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Title: DNA replication and repair in microcephalic dwarfism
Author: Tarnauskaitė, Žygimantė
ISNI:       0000 0004 7969 1579
Awarding Body: University of Edinburgh
Current Institution: University of Edinburgh
Date of Award: 2019
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Human height varies greatly between and within populations, and some individuals fall at the extreme ends of this wide spectrum. At the lower end of this distribution, individuals demonstrating extreme prenatal-onset reduction in body size and brain growth are classified as having microcephalic primordial dwarfism (MPD), which encompasses a group of rare single-gene disorders, usually inherited in an autosomal recessive manner. The human brain is particularly susceptible to perturbation during embryonic development, and the inability of neural progenitor cells to complete timely proliferation is thought to be an important contributor to the observed reduction in cerebral cortical size. Studying genes whose disruption leads to severe reduction in human growth can facilitate our understanding of the molecular pathways underlying cell proliferation and organism development. Mutations in many identified MPD genes result in the extended length of the cell cycle and impaired cell division by affecting essential cellular processes, such as DNA replication, DNA damage response (DDR) signalling, centriole biogenesis and mRNA splicing. The ability of cells to efficiently copy DNA and maintain the stability of their genome by promoting error-free repair of various types of DNA damage caused by endogenous and exogenous sources is particularly important for the timely cell cycle completion and cell survival. Therefore, it is not surprising that many MPD genes play a role in DNA replication, DDR and DNA repair. In this thesis, three DNA replication and DDR genes, mutated in MPD, are investigated. DNA2, encoding an ATP-dependent helicase/nuclease, was found to be mutated in four MPD patients. Experiments to confirm pathogenicity of the identified mutations indicated that they are likely to cause disease by affecting DNA2 transcript splicing and its enzymatic activities. My work described here also analyses the cellular role of TRAIP, an E3 ubiquitin ligase, which was linked to MPD by our laboratory (Harley et al., 2016). Cell experiments using TRAIP knockout cell lines, generated with CRISPR/Cas9 genome editing technology, demonstrated the requirement for TRAIP and its E3 ligase activity in DDR and repair of camptothecin (CPT)-induced DNA damage. Additionally, TRAIP was important for cell survival after mitomycin C (MMC)-induced DNA damage, but no epistasis with the Fanconi Anaemia (FA) interstrand crosslink (ICL) repair pathway was demonstrated, indicating an additive effect of TRAIP and FA-ICL pathways to repair these DNA lesions. Finally, generation of a mouse model of MPD caused by mutations in DONSON, a novel replication fork protection factor (Reynolds et al., 2017), is described in this thesis. DONSON MPD mice, harbouring the mouse equivalent of one of the human MPD missense mutations, showed embryonic lethality, with homozygous mutant embryos significantly smaller than their littermates and exhibiting limb abnormalities. Increased levels of spontaneous DNA damage were observed in mouse embryonic fibroblasts established from these embryos, mimicking the cellular phenotype of human DONSON deficiency. In summary, this thesis advances our knowledge of the cellular and developmental roles of MPD genes TRAIP, DNA2, and DONSON, that encode proteins maintaining genome stability.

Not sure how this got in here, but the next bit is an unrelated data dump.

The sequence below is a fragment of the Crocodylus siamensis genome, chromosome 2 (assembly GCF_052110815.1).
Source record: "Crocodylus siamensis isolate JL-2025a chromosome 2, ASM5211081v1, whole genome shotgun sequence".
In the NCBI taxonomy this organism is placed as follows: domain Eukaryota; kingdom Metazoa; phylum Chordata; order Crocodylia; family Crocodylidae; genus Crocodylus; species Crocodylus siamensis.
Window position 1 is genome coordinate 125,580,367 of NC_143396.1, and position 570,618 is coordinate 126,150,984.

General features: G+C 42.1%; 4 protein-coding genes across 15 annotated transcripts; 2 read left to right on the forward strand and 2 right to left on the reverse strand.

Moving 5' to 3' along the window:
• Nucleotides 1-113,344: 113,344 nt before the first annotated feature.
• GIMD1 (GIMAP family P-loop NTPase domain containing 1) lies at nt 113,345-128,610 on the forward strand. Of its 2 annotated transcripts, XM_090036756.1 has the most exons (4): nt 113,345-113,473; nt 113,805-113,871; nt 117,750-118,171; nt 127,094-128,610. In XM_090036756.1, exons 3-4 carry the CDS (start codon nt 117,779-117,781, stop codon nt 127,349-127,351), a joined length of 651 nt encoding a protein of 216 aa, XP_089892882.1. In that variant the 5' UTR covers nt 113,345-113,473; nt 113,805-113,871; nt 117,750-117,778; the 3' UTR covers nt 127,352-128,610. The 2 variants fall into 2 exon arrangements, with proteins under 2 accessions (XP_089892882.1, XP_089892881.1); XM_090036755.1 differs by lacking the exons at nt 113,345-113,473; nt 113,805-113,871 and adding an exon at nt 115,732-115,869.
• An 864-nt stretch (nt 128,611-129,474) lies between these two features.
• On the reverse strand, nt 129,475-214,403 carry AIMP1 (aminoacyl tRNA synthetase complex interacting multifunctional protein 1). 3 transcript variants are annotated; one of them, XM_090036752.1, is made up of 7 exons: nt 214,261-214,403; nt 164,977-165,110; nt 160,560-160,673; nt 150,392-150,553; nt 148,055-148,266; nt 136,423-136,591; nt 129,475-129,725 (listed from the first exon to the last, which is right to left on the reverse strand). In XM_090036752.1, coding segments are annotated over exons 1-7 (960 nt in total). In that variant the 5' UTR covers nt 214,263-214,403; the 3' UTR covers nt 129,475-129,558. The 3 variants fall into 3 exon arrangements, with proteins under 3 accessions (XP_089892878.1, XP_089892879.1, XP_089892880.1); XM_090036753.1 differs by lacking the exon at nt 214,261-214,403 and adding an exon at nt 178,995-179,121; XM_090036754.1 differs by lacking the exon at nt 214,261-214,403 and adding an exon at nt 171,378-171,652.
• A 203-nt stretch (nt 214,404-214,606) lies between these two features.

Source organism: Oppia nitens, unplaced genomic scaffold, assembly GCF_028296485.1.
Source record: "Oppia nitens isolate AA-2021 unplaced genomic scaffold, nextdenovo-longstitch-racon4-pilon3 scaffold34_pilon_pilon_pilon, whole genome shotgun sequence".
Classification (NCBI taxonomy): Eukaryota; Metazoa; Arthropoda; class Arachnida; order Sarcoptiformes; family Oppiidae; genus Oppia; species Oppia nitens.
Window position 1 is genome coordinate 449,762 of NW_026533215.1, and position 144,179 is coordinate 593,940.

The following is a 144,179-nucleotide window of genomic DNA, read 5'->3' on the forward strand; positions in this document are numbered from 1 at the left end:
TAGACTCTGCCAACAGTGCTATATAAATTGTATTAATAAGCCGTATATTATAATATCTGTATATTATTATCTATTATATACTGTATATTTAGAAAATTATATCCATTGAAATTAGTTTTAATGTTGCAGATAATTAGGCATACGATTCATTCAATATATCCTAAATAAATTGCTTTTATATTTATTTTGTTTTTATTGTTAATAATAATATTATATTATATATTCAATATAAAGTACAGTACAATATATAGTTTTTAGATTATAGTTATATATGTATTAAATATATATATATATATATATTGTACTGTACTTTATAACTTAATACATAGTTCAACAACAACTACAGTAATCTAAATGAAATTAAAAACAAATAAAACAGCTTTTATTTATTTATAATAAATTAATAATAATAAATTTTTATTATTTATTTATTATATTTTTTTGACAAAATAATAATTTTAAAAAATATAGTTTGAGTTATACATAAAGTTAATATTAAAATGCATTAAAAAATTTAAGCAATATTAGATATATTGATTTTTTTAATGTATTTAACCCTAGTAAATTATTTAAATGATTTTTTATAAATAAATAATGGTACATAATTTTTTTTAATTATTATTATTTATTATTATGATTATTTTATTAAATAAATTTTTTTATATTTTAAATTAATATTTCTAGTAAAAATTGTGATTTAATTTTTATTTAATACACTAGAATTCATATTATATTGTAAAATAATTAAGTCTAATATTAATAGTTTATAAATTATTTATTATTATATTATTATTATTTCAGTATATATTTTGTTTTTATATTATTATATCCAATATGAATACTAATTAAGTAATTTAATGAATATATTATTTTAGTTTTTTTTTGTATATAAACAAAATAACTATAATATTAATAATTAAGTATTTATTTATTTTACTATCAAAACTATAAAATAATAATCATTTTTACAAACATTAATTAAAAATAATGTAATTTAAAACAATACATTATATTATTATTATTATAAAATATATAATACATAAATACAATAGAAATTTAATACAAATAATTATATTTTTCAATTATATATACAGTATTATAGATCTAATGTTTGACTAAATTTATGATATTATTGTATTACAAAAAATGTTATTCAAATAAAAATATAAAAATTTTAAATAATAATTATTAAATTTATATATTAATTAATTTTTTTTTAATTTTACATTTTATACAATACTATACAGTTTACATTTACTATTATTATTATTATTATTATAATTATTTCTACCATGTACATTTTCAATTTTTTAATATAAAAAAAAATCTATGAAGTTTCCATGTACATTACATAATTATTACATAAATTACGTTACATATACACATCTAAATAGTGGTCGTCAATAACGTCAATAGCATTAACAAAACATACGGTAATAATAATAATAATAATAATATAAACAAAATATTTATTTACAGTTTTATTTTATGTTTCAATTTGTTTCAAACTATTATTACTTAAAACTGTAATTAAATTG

Supervisor: Jackson, Andrew ; Adams, Ian Sponsor: Medical Research Council (MRC)
Qualification Name: Thesis (Ph.D.) Qualification Level: Doctoral
EThOS ID:  DOI: Not available
Keywords: microcephalic primordial dwarfism ; TRAIP ; DNA2 enzymatic activities ; DONSON ; mouse model ; DNA damage signalling and repair